The Latest Bivens Era Fiasco

logo_header_LPGA.gifIf you wonder why many believe the hiring of LPGA Commissioner Carolyn Bivens is not looking too hot, this story ought to give you some idea where things are headed for a tour that is otherwise on the rise.

Actually, before you read it, keep in mind a little behind the scenes saga that was just averted last week.

It seems that Bivens wanted to give USA Today (where she used to work!) first right to release and print the new Rolex World Ranking. The AP and others questioned the fairness (and logic) behind the move.

Until the last moment, it appeared Bivens was going to follow through with the USA Today fiasco. Someone obviously changed her mind because all news agencies received the rankings at the same time, except weekly magazines that needed them in advance of presstime midday Monday.

So now it seems the LPGA wants control of photographs taken at their events. To receive a credential, reporters and photographers must sign away rights that say the use of any photograph used after the event covered requires LPGA approval.  ap_logo.jpg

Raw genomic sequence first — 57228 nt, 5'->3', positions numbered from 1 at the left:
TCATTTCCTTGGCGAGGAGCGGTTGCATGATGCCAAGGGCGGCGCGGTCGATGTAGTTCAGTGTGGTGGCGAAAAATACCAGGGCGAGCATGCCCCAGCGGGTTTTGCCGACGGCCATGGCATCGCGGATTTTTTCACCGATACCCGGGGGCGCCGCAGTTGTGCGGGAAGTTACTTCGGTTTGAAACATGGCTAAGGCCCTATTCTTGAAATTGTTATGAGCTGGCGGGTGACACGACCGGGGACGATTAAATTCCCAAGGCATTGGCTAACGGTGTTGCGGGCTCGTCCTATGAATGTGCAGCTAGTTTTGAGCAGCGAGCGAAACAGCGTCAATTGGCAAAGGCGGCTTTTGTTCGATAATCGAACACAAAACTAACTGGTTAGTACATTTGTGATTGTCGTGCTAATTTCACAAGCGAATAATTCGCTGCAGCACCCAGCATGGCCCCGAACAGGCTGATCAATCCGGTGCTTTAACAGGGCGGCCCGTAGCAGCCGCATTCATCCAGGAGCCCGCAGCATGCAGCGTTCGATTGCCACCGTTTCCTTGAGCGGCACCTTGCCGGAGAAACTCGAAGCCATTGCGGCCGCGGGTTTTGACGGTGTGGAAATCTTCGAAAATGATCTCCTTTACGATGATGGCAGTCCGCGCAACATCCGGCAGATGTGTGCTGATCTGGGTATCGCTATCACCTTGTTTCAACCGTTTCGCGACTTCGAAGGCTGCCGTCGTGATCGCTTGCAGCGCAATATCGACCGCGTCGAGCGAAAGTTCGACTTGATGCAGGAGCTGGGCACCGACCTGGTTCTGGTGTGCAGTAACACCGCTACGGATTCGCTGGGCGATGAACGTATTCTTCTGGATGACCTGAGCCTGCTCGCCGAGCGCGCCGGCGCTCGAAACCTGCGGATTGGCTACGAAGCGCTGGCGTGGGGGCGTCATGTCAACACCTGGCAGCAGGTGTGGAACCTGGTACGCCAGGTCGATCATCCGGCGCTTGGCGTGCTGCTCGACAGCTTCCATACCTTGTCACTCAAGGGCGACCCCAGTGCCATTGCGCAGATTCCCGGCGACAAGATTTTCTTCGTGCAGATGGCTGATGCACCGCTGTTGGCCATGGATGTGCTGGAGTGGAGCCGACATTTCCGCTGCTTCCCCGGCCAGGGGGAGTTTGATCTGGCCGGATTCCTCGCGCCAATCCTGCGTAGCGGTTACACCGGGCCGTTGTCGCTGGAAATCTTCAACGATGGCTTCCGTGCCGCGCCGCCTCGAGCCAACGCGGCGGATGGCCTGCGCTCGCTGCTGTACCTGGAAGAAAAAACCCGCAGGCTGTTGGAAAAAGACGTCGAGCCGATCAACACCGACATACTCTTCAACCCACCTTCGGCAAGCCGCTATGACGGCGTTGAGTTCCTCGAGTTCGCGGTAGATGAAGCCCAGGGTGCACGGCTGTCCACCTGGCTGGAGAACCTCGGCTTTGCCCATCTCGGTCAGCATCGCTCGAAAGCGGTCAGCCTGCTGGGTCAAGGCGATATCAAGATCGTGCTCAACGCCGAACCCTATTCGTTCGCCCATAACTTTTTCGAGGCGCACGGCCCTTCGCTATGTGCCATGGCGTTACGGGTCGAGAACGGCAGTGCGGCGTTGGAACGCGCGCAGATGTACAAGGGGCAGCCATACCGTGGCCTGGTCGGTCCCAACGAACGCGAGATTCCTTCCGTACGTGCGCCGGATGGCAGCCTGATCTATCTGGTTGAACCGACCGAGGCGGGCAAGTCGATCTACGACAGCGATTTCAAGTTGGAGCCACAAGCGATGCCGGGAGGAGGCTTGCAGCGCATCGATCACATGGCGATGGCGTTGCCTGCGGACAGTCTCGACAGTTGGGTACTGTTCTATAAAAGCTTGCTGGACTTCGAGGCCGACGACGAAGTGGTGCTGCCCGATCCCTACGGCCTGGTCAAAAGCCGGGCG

This AP story spells out what may become exhibit A in why Bivens may not be the right person for the LPGA job, bypassing her handling of longtime official Barb Trammell, the suspect Annika-Creamer ruling or her first press conference.

The Associated Press was denied credentials to cover the LPGA Fields Open tournament Wednesday in a dispute over new restrictions on use of its stories and photos.

AP reporter Jaymes Song was not allowed on the course during Wednesday's practice rounds or in the media room to cover Michelle Wie's pretournament news conference after refusing to sign the credential form with the new restrictions. Freelance photographer Ronen Zilberman also refused to sign the form and was denied a credential.

It's one thing to ban the photographer from the East Valley Penny Saver, but you don't mess with AP when you are already begging for media coverage in newspapers.